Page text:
Apart from his violation of probation appeal, the petitioner, on July 30, 2009, filed a petition for a writ of habeas corpus, claiming that Attorney William Gerace, who represented him at both of the April 13, 2009 hearings, had rendered ineffective assistance of counsel. In the first count of his amended petition, the petitioner alleged that Gerace had simultaneously represented him and Sanchez in 2005, thereby giving rise to a conflict of interest. The second count of that petition alleged, inter alia, that Gerace ‘‘failed to advise the petitioner that a plea [to attempt to commit arson in the second degree] would invalidate any appeal’’ of his violation of probation conviction.

         Following a trial, the habeas court denied his petition, finding that the petitioner did not satisfy his burden with respect to the claims contained therein. The court subsequently granted the petition for certification to appeal, and this appeal followed.

         Before considering the specific claims advanced by the petitioner in this appeal, we first note the standard of review that governs allegations of ineffective assistance of counsel. ‘‘The habeas court is afforded broad discretion in making its factual findings, and those findings will not be disturbed unless they are clearly erroneous. . . . The application of the habeas court’s factual findings to the pertinent legal standard, however, presents a mixed question of law and fact, which is subject to plenary review.’’ (Internal quotation marks omitted.) Mozell v. Commissioner of Correction, 291 Conn. 62, 76–77, 967 A.2d 41 (2009).

         ‘‘A criminal defendant’s right to the effective assistance of counsel extends through the first appeal of right and is guaranteed by the sixth and fourteenth amendments to the United States constitution and by article first, § 8, of the Connecticut constitution.’’ Small v. Commissioner of Correction, 286 Conn. 707, 712, 946 A.2d 1203, cert. denied sub nom. Small v. Lantz, 555 U.S. 975, 129 S.Ct. 481, 172 L.Ed.2d 336 (2008). ‘‘In Strickland v. Washington, [466 U.S. 668, 687, 104 S.Ct. 2052, 80 L.Ed.2d 674 (1984)], the United States Supreme Court established that for a petitioner to prevail on a claim of ineffective assistance of counsel, he must show that counsel’s assistance was so defective as to require reversal of [the] conviction . . . . That requires the petitioner to show (1) that counsel’s performance was deficient and (2) that the deficient performance prejudiced the defense [by establishing a reasonable probability that, but for the counsel’s mistakes, the result of the proceeding would have been different]. . . . Furthermore, [i]n a habeas corpus proceeding, the petitioner’s burden . . . is not met by speculation . . . but by demonstrable realities .’’ (Citation omitted; emphasis in original; internal quotation marks omitted.) Farnum v. Commissioner of Correction, 118 Conn.App. 670, 675, 984 A.2d 1126 (2009), cert. denied, 295 Conn. 905, 989 A.2d 119 (2010). ‘‘[A] successful petitioner must satisfy both prongs . . . [and the] failure to satisfy either . . . is fatal to a habeas petition.’’ (Internal quotation marks omitted.) Saucier v. Commissioner of Correction, 139 Conn.App. 644, 650, 57 A.3d 399 (2012), cert. denied, 308 Conn. 907, 61 A.3d 530 (2013).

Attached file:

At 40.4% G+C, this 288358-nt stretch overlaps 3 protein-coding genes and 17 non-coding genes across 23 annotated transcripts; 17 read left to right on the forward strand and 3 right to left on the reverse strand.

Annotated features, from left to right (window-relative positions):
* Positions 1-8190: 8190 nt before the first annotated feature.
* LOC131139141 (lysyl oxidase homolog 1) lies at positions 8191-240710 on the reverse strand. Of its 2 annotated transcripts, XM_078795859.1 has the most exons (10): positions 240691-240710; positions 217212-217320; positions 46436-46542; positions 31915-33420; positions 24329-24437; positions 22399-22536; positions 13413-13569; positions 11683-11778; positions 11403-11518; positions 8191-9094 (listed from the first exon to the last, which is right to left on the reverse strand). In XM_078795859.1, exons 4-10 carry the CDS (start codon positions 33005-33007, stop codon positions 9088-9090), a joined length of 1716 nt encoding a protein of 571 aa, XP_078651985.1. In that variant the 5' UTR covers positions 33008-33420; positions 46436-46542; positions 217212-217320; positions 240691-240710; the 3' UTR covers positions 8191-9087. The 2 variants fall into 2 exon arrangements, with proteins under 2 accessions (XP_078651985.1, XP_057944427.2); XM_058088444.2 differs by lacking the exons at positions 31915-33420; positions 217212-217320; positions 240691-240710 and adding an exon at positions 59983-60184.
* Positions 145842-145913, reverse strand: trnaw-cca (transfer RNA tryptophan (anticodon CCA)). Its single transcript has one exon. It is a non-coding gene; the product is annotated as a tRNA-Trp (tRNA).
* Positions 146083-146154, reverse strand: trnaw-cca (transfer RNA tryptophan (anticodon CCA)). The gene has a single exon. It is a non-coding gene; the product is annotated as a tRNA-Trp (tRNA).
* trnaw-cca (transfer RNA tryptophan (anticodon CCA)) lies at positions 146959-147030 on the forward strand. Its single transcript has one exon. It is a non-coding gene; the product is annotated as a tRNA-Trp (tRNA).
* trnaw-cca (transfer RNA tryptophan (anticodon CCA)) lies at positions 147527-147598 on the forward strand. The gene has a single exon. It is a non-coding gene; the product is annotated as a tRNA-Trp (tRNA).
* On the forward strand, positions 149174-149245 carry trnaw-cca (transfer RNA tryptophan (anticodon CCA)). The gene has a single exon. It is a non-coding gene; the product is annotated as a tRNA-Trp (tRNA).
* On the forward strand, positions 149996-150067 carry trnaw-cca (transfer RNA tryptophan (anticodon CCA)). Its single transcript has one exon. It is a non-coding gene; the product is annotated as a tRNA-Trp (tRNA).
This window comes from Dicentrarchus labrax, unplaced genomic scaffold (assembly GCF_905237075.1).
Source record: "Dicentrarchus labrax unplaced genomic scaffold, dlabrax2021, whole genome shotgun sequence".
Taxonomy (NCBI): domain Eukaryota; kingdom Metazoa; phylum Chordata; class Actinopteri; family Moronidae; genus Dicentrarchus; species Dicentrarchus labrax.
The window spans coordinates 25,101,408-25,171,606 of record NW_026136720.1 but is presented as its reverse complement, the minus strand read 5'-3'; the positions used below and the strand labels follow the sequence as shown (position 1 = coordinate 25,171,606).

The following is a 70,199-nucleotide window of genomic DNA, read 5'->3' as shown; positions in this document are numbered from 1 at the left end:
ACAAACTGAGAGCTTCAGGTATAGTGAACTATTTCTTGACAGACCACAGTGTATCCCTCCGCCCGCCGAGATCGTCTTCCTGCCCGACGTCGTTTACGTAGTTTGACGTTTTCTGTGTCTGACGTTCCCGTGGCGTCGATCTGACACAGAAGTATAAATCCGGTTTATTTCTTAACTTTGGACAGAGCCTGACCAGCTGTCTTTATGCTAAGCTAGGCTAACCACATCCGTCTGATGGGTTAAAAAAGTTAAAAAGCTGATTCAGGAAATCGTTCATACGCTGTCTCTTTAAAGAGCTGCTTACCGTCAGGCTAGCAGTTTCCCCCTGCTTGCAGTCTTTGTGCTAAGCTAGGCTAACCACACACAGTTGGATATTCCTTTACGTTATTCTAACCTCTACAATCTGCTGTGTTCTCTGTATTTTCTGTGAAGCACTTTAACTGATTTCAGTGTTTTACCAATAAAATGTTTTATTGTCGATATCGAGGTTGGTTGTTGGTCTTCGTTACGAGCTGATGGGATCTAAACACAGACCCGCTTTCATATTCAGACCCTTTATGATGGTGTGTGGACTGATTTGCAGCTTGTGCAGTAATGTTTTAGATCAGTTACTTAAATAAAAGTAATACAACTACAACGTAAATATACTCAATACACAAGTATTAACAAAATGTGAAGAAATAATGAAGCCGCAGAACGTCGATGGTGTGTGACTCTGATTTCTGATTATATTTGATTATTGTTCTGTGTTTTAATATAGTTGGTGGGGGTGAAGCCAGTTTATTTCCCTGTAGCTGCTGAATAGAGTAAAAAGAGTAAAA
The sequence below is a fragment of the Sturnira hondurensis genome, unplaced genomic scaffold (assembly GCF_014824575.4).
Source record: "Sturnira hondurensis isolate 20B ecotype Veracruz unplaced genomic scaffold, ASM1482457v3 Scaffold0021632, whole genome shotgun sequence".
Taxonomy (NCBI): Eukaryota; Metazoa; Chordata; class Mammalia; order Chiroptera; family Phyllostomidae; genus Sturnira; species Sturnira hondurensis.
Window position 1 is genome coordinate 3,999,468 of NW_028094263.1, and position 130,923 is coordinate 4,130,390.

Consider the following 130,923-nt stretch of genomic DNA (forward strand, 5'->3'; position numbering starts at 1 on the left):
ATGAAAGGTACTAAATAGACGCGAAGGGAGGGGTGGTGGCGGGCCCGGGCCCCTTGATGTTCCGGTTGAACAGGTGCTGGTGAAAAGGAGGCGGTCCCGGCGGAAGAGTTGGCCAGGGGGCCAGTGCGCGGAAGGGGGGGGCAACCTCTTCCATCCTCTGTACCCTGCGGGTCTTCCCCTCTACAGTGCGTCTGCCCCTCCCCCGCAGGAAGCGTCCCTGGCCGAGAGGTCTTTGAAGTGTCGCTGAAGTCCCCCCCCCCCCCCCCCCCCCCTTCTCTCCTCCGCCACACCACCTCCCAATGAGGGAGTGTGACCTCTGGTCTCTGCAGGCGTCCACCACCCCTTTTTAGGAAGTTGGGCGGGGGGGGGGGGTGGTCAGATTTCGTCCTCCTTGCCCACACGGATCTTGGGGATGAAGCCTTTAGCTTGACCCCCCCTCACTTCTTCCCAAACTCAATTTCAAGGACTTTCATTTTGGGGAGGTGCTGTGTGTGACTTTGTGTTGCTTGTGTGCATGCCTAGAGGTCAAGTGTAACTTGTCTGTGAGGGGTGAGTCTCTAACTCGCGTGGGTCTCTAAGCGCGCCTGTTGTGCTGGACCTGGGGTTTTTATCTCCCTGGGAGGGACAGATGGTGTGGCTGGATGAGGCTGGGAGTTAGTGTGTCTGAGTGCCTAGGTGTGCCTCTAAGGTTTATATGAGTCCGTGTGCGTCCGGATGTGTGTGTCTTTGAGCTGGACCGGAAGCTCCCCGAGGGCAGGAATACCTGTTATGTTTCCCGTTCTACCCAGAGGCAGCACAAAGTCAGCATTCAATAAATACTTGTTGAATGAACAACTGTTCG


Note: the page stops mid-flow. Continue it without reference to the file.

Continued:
I

         The petitioner first claims that his trial counsel rendered ineffective assistance in failing to advise him that his Alford plea to attempt to commit arson in the second degree would foreclose ‘‘any viable appeal’’ of his violation of probation conviction. In rejecting that claim, the court concluded that the petitioner had failed to demonstrate any prejudice resulting therefrom. We agree.

         As our Supreme Court has explained, ‘‘under the test in Hill [v.Lockhart, 474 U.S. 52, 59, 106 S.Ct. 366, 88 L.Ed.2d 203 (1985)], in which the United States Supreme Court modified the prejudice prong of [ Strickland ] for claims of ineffective assistance when the conviction resulted from a guilty plea, the evidence must demonstrate that there is a reasonable probability that, but for counsel’s errors, [the petitioner] would not have pleaded guilty and would have insisted on going to trial.’’ (Internal quotation ...